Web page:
Dispatches from the Digital Revolution
Claire’s post earlier this week (and Iris’ post before it) tackled the question of platform-limited educational tools—specifically, enhanced e-textbooks. And while that is an interesting discussion in itself, it leads the way to a broader discussion that has been going on between the academic publisher and the layperson for a long time. A January 27 post in the Guardian by the UK Publisher’s Association’s Graham Taylor, aptly entitled “Branding academic publishers as ‘enemies of science’ is offensive and wrong,” is a response to the general feeling of the public toward this branch of the publishing world—an opinion articulated by Mark Taylor of the University of Bristol in the January 16 article “Academic publishers have become the enemies of science.”
Really, the title of Mark Taylor’s piece sums it up pretty succinctly: people don’t want to pay for information. And with Google (industriously working to catalog all the world’s information) at everyone’s fingertips, why would they?
The Guardian articles are focused on academic journals, vehicles for disseminating new ideas and continuing development for academics or professionals in the field, while the Apple plan is focused on student textbooks. And while journals and textbooks operate on very different revenue models, they are facing a similar challenge. People want this information for free—or at least, for a very reduced price.
But before we automatically jump on board with the idea of free information, let’s step back for a moment. Are there reasons that these resources should have a price tag? Graham Taylor makes important points about the costs involved with producing a quality journal: content assessment, peer review, the investment of coordinating and distributing journals production.
For introductory-level textbooks, costs come in the form of permissions for quoted text and images, and the production costs of four-color, high-quality, glossy publications. Pedagogical resources like test banks, practice questions, and lecture slides add to the cost of bringing out new texts. For upper-level textbooks, unit costs skyrocket as markets shrink. (How many courses are there on early modern Portugal, for instance?) To simplify: introductory-level textbooks are focused on quality—in content, presentation, and supplementary resource. Upper-level textbooks are driven by relevance—relevance to specific disciplines, niche topics, and specialty courses. Both of these things—quality and relevance—traditionally drive up prices in a capitalist market.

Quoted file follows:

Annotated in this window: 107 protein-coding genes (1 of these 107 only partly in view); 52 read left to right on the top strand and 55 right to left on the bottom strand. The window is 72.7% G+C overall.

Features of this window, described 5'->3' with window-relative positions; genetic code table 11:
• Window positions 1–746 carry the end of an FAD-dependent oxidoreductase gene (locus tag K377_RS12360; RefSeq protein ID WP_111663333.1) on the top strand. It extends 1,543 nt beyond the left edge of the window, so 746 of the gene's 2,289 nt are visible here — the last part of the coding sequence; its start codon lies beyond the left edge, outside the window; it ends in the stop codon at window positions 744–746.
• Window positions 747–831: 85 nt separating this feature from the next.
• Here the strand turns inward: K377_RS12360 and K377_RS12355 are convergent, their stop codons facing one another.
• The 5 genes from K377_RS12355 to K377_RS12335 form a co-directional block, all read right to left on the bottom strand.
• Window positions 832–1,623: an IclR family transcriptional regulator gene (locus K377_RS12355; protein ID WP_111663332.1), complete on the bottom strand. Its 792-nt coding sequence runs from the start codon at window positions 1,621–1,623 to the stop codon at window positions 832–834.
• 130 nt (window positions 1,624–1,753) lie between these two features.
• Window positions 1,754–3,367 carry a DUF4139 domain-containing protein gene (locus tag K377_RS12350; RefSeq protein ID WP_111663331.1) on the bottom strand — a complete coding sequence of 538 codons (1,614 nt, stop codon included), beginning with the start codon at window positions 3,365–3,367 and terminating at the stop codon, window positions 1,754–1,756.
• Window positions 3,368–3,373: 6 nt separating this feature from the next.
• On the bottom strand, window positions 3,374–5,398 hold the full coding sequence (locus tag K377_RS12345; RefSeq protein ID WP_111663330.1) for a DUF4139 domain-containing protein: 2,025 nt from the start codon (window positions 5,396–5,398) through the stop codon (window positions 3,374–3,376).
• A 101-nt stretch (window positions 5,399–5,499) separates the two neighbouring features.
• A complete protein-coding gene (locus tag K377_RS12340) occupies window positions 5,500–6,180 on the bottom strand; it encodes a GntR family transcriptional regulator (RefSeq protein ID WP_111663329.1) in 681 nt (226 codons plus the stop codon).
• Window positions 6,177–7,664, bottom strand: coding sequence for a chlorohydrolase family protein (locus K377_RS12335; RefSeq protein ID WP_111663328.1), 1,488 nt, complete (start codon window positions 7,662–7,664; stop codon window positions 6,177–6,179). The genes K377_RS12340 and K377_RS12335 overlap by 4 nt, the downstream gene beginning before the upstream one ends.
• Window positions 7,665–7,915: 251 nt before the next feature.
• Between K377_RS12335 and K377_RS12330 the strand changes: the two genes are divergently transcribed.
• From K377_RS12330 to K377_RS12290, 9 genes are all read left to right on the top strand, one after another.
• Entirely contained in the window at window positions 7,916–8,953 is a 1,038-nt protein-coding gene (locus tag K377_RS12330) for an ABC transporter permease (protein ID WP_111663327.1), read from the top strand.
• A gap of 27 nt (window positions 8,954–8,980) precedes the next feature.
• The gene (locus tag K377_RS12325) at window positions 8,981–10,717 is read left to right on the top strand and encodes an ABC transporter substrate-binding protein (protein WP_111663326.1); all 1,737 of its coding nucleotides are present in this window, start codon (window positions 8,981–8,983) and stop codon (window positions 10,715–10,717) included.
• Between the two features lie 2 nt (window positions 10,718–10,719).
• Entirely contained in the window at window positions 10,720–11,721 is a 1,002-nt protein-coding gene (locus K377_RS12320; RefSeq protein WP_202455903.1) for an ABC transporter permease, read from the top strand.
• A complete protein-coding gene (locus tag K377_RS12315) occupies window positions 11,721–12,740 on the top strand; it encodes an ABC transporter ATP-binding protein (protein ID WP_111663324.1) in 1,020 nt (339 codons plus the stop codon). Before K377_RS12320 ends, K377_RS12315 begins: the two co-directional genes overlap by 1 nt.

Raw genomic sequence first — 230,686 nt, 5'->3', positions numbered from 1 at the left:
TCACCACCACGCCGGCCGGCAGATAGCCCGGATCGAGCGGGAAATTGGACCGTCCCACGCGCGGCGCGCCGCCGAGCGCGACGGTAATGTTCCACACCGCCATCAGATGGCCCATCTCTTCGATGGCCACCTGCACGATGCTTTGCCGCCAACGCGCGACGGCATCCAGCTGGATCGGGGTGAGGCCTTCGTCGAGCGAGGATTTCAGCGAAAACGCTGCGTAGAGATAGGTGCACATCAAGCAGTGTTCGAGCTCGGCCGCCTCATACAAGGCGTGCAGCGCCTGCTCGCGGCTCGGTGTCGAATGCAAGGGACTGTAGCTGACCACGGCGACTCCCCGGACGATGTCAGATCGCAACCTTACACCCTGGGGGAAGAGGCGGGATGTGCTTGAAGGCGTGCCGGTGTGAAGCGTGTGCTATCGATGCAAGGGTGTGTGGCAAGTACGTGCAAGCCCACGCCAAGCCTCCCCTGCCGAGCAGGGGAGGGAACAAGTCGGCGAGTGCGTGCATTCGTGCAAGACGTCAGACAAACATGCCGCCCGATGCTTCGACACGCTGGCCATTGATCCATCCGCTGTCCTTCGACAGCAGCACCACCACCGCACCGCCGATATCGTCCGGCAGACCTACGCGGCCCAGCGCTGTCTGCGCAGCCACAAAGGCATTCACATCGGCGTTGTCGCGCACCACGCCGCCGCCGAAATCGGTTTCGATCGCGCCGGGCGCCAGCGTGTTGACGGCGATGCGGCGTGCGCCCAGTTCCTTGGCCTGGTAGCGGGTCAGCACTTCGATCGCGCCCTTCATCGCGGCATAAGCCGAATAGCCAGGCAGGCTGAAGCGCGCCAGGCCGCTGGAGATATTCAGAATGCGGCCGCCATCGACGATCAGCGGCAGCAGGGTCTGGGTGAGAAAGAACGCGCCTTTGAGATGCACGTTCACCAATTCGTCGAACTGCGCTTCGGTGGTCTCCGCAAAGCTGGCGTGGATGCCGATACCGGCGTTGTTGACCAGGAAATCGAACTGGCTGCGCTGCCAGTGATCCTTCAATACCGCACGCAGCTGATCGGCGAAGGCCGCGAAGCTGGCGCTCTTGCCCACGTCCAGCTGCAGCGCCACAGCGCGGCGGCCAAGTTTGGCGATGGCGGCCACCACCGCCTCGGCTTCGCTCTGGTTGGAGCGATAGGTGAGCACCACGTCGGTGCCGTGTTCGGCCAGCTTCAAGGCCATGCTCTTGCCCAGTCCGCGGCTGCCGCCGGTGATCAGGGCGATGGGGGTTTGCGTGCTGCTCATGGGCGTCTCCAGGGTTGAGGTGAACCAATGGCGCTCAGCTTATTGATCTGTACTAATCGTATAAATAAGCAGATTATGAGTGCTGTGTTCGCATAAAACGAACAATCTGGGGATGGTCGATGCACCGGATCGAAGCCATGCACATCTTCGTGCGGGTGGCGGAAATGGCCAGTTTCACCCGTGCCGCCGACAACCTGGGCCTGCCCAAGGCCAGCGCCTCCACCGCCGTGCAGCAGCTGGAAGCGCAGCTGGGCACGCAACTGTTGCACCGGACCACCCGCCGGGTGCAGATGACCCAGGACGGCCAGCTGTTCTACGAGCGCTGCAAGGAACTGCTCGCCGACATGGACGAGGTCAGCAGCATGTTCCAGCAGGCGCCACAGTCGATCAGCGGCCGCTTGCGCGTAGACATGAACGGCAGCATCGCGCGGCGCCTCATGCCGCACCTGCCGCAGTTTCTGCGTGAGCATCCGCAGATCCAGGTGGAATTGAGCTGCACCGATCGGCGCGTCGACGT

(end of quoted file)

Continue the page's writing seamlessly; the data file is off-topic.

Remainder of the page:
(Granted, there are many arguments that textbooks are serving a captive market, much like healthcare; however, in some cases, I suspect further investigation may find that higher costs reflect larger investment by the publisher.)
Despite all of these reasons for textbook pricing being as it is, publishers like McGraw-Hill are still making an effort to bring down costs through digital versions, such as Apple’s new platform. (However, note the publisher’s view of this as a test run. Then note Apple’s view of this as a fixed price. Could this lead to another falling-out between publisher and digital retailer, like the 2010 conflict between Macmillan and Amazon?) And, publishers working with institutions such as Indiana University are making deals to get books to students at wholesale prices. In terms of journals, Open Access initiatives are serious points of conversation in the workspace.
Meanwhile, this makes me ask the question: should textbooks be cheaper? Of course as a student, it makes sense to my pocketbook. But if and when publishers lose revenue on low-cost sales models, what else is at stake? Quality? Service to niche markets? Peer review? Reliability of texts? There are important reasons that academic publishing is different from trade publishing. Do we really want those models to merge?